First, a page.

The Museums Association reports that it is a ‘£27m development project ….funded by £10m UK government investment from the £700m Tay Cities Deal and by Perth & Kinross Council, the museum is a transformation of Perth’s former city hall by architects Mecanoo.’

As well as the Stone of Destiny, the Museum has Bonnie Prince Charlie’s sword and a rare Jacobite wine glass, which are on public display for the first time. This is the first time the sword has been in Scotland since it was made in Perth in 1739. https://perthmuseum.co.uk/the-stone-of-destiny/

Webpage of the Perth Museum show a photo of the Stone of Destiny
Webpage of the Perth Museum show a photo of the Stone of Destiny

Before Perth, the Stone was in London under the Coronation Chair for the Coronation of King Charles III (6 May 2023) . Before that, it was on display at Edinburgh Castle after being sent back to Scotland by Blair’s Labour Government as a symbol of the devolution of power from Westminster to the restored Scottish Parliament in Edinburgh in November 1996. Before that, it was under the Coronation Chair from the time Edward I stole it (1296) from Scone as part of his attempted subjection of Scotland in the late 13th Century. So, virtual every English and British King has been crowned upon the Stone of Scone.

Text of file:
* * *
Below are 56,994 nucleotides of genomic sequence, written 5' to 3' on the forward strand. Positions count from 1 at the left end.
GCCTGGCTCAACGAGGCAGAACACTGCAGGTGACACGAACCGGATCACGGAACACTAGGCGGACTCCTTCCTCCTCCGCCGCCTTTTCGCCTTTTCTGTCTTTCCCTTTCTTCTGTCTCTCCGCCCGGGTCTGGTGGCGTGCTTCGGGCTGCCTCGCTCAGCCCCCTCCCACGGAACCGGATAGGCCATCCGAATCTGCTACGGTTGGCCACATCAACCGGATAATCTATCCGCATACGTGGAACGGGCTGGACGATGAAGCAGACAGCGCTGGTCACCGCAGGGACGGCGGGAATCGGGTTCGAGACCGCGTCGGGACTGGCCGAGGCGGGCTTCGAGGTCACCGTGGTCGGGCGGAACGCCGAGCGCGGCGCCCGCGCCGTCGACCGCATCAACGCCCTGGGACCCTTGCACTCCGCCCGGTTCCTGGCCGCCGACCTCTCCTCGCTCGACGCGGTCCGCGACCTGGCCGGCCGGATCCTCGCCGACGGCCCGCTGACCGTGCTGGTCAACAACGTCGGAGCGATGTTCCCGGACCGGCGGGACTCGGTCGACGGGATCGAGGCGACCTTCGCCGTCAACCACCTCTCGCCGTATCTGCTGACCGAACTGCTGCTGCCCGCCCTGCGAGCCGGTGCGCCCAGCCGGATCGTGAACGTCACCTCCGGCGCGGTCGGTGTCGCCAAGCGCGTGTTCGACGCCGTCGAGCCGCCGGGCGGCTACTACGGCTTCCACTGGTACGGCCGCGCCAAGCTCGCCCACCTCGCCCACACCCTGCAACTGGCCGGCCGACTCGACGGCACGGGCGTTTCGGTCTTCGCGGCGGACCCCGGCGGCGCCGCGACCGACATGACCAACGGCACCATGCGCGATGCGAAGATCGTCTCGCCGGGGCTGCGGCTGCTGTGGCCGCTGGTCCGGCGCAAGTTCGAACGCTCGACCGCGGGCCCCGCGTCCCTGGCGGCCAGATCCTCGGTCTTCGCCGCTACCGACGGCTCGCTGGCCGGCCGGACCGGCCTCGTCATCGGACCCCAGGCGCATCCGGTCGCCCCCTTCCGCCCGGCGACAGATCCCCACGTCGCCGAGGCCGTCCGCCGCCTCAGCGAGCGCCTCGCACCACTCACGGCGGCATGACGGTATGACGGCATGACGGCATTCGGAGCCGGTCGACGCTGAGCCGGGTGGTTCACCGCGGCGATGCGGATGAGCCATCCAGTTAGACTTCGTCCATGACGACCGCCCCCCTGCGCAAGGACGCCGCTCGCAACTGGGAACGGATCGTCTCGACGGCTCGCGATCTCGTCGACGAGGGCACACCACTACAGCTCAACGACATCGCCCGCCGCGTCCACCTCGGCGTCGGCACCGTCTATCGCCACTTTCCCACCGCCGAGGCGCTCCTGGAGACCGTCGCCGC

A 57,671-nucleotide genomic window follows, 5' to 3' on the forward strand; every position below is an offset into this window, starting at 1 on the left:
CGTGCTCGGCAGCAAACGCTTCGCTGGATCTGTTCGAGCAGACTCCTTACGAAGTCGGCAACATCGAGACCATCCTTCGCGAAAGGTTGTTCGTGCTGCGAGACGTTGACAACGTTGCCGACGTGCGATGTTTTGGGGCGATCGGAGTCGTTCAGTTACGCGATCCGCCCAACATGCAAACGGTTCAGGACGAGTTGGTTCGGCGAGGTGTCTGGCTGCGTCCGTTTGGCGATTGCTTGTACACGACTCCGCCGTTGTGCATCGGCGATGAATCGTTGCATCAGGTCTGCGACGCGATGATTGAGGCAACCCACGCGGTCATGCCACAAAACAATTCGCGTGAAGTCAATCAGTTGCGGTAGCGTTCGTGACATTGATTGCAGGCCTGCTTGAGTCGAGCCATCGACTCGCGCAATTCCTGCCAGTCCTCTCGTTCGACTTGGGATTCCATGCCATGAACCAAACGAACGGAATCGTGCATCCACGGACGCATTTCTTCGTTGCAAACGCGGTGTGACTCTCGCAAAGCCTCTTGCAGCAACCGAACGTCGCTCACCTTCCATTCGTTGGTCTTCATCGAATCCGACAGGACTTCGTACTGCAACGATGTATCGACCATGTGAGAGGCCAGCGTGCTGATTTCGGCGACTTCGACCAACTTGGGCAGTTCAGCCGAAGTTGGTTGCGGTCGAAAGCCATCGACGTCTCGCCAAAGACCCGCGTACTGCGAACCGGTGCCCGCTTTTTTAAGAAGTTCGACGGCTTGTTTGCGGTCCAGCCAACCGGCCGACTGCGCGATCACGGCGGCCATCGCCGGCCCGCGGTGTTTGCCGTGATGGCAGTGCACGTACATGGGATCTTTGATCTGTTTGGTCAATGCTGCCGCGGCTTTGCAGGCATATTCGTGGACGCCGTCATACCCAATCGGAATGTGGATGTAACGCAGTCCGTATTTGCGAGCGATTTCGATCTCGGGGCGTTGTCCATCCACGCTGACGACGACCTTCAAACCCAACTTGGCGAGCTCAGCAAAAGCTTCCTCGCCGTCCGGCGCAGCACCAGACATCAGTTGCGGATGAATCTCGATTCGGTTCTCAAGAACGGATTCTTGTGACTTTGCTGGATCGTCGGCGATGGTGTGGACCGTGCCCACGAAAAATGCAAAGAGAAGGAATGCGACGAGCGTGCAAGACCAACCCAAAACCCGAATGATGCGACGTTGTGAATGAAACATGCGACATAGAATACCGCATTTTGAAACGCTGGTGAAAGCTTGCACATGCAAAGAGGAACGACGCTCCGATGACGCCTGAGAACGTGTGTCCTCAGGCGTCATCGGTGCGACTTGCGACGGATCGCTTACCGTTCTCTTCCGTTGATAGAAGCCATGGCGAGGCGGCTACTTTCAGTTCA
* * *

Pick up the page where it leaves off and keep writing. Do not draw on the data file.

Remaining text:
However, the Stone had a brief holiday in Scotland in 1950/51 after four Scottish students removed it from Westminster Abbey on Christmas Day 1950. After thee months, it turned up at the high altar of Arbroath Abbey. It was briefly in a Prison Cell, then returned to Westminster for the Coronation of Elizabeth II.

I’m guessing the-would-be liberators of the Stone, thought Arbroath was suitable, as the Declaration of Arbroath is the supreme declaration of Scottish Independence from England. Following the Battle of Bannockburn, and Robert Bruce’s leadership, the Scots wrote to the Pope of their commitment to Scotland as an independent nation. They said:

“As long as a hundred of us remain alive, never will we on any conditions be subjected to the lordship of the English. It is in truth not for glory, nor riches, nor honours that we are fighting, but for freedom alone, which no honest man gives up but with life itself”

The Pope agreed and Scotland remained independent until voluntarily joining England in the United Kingdom in 1714.